With the newly-finalized rule from the U.S. Department of Agriculture, the Trump administration is set to implement SNAP restrictions that will save American taxpayer $7.9 billion in food stamp expenditures over the next five years. The rule, which is (of course) coming under intense criticism from the left, will require able-bodied adults between the ages of 18 and 49 to either work, attend school, receive job training, or volunteer if they wish to continue getting food stamps beyond a three-month period. People over the age of 50 and those who are disabled, pregnant, or caring for children at home are exempt from the requirements.
The USDA reports that the rule was needed because of record-low unemployment numbers, which have left seven million job openings on the table and have reduced any reasonable need for able-bodied adults to rely solely on government welfare.
“We need to encourage people by giving them a helping hand but not allowing it to become an indefinitely giving hand,” Agriculture Secretary Sonny Perdue said in a statement. “Now, in the midst of the strongest economy in a generation, we need everyone who can work, to work. This rule lays the groundwork for the expectation that able-bodied Americans re-enter the workforce where there are currently more job openings than people to fill them.”
The USDA estimates that nearly 800,000 people will fall off the food stamp rolls when the rule goes into effect.
Let the screaming begin.
“The decision to finalize a rule taking food from nearly two million of our poorest and most vulnerable citizens the week following Thanksgiving, and at the height of the holiday season, reveals this Administration’s callous and cruel intentions,” whined Rep. Marcia Fudge (D-OH). “This is an unacceptable escalation of the Administration’s war on people in need, and it comes during a time when too many are forced to stretch already-thin budgets to make ends meet. The USDA is the Grinch that stole Christmas. Shame on them.”
The rule, of course, doesn’t go into effect until April, making most of Fudge’s statement a meaningless non sequitur.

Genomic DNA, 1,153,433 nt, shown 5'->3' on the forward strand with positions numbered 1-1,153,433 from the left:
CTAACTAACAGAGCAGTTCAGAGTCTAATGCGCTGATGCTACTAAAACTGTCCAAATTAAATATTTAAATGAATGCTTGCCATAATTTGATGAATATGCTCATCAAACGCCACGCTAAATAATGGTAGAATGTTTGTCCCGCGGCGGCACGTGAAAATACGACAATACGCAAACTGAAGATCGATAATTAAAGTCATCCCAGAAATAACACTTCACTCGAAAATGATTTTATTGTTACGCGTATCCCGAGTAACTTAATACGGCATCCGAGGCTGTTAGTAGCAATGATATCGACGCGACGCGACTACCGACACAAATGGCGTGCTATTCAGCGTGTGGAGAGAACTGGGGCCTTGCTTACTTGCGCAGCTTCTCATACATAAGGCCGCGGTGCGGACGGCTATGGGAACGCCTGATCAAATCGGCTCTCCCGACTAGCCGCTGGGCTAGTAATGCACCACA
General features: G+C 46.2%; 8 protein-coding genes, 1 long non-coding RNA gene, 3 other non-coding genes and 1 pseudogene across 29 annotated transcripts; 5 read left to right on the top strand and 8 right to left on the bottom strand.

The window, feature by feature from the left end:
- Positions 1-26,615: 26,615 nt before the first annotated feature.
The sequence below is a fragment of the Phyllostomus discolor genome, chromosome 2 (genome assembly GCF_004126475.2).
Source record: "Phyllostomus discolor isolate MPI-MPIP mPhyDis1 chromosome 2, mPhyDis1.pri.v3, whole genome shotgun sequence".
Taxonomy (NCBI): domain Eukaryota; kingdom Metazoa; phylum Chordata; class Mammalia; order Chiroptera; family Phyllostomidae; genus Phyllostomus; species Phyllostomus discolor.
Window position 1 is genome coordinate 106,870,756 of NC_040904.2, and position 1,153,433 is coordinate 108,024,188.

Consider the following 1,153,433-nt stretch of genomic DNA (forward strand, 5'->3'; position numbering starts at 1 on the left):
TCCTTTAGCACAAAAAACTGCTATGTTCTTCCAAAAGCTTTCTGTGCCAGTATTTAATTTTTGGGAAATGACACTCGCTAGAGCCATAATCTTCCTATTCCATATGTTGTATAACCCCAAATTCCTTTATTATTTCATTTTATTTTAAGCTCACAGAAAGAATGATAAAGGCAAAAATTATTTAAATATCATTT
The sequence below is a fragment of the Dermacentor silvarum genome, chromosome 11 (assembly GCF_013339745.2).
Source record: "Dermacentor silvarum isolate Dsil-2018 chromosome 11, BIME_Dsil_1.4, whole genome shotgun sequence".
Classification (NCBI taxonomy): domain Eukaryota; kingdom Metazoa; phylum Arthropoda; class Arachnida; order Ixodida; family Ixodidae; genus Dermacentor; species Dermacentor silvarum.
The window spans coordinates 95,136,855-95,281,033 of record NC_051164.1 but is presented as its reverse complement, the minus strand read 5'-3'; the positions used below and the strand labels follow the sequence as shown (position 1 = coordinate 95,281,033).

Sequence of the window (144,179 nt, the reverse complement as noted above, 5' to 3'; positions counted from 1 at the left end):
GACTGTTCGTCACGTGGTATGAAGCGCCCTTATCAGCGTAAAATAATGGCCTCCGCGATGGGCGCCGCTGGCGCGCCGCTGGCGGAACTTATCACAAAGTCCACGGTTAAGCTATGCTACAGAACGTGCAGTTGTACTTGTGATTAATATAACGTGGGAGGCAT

“The overall unemployment rate is really a measure of the whole labor market and not people without a high school diploma who are incredibly poor and may lack transportation,” said Stacey Dean of the liberal Center on Budget and Policy Priorities. “We’re talking about a different group who just face a very different labor market.”
Not to be flippant, but how can you go to the grocery store to spend your food stamps if you lack transportation?
More to the point, what does Dean (and Fudge, for that matter) suggest? That we just give these people – able-bodied, healthy Americans, one and all – free food for life? They don’t have to lift a finger? Why do they get to sit on their duff and benefit from the rest of the country that gets up every morning and goes to work for their daily bread?
We’ve got no problem with people taking advantage of a few months of food stamps to make ends meet when they run into a tough jam. It happens. But there’s no reason on earth we should fund someone’s decision to simply live a life of unending leisure. Where there’s a will to work, there’s a way. And with the administration’s new food stamp requirements, we’d have to imagine that a whole lot of people are about to discover a will they didn’t know they had.